A Ghanaian start-up aims to boost economic growth and reduce poverty through mobile, web and software solutions in Ghana and the rest of Africa.
Oasis WebSoft, established by its now Chief Executive Raindolf Owusu in Accra in July 2011, pitches itself as different to other start-up companies because it focuses on more than one product.
The company specialises in web and open source software development, aiming to build mobile, web and software solutions that will help boost the economic growth of the continent as well as help decreasing poverty.
“Oasis WebSoft was developed with the idea to provide web and software solutions here in Ghana and beyond,” says Owusu. Its source codes are open to developers through their Github repositories so they are able to contribute code to the software so it might evolve.
“Africa is on the move and software and technologies are a powerful tool to boost economic growth and reduce poverty,” says Owusu, who was awarded the “Guido Sohne” award earlier this year by the Ghana-India Kofi Annan Centre of Excellence in ICT and the Free Software and Open Source Foundation for Africa (FOSSFA).
Guido Sohne was a founding member of FOSSFA and passed away in 2008. A “fellowship” was subsequently formed in order to scout for young African “techies” who have a technological vision for Africa.
Oasis WebSoft is currently working on projects that they hope will be deployed next year, which are intended to minimise poverty and grow the economy in Africa.
“One of them (the projects) is an educational platform that would bring students, scholars, lecturers and everyone who seeks education or information, together. It allows the sharing of educational resources to help less privileged students in Africa to also have access to world class educational resources,” explains Owusu.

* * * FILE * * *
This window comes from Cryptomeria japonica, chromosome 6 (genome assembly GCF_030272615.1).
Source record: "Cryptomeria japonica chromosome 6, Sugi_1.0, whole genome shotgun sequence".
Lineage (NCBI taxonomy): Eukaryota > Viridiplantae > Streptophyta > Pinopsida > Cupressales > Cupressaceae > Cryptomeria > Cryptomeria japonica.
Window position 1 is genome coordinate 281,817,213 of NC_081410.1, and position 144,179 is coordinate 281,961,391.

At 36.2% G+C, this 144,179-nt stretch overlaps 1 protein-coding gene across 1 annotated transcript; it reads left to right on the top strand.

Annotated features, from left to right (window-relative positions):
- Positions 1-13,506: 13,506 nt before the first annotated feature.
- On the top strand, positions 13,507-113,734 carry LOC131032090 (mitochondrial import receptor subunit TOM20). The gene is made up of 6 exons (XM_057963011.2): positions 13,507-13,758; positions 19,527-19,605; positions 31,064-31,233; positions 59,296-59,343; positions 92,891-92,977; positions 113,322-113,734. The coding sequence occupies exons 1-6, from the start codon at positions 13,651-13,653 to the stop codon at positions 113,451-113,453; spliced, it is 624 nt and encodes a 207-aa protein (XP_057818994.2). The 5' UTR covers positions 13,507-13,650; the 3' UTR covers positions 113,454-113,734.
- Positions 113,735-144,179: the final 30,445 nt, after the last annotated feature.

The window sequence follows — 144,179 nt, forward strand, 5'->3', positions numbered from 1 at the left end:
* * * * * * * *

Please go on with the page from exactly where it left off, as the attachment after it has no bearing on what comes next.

It is also training other developers via their online school to assist in solving problems that surround them using software and web solutions. The online school includes video tutorials of software and web development. “This is our small way of contributing to society,” added Owusu.
With an easy icon-based desktop interface and the help of more code contributors, Oasis WebSoft hopes to add a bundle of educational tools with the possibility of making these educational bundles available in a local language such as Swahili.
The company has also developed an Anansi mobile application for Android, Nokia and Windows mobile phones. “We recently joined forces with other African developers to develop and launch Africapp,” says Owusu. Africapp is a pan-African mobile application store that intends to serve the growing need of mobile users in Africa.
The software created by Oasis WebSoft is called Anansi, which means “spider” in the Akan language.
The Anansi web browser is equipped with unique offline features that Owusu believes suit the internet community of Ghana and Africa. “It is very interactive with offline features like the web camera. You can take pictures even if you are offline with your browser. The Anansi web browser also has a download manager which downloads content at a fast rate.”
Owusu claims it has been downloaded 3,526 times on Softpedia – the free downloads encyclopedia. Microsoft Office is also available free through Oasis WebSoft’s Anansi, so users do not have to purchase the likes of Word and Excel separately.
Owusu claims Anansi is free of viruses. “It is built with an open SUSE tool and its core is the Linux kernel. Linuz, Unix and other Unix-like computer operating systems are generally regarded as very well protected,” he says.
Oasis WebSoft was nominated for the 2012 Africa Awards for Entrepreneurship (AAE) due to their exceptional entrepreneurial achievements.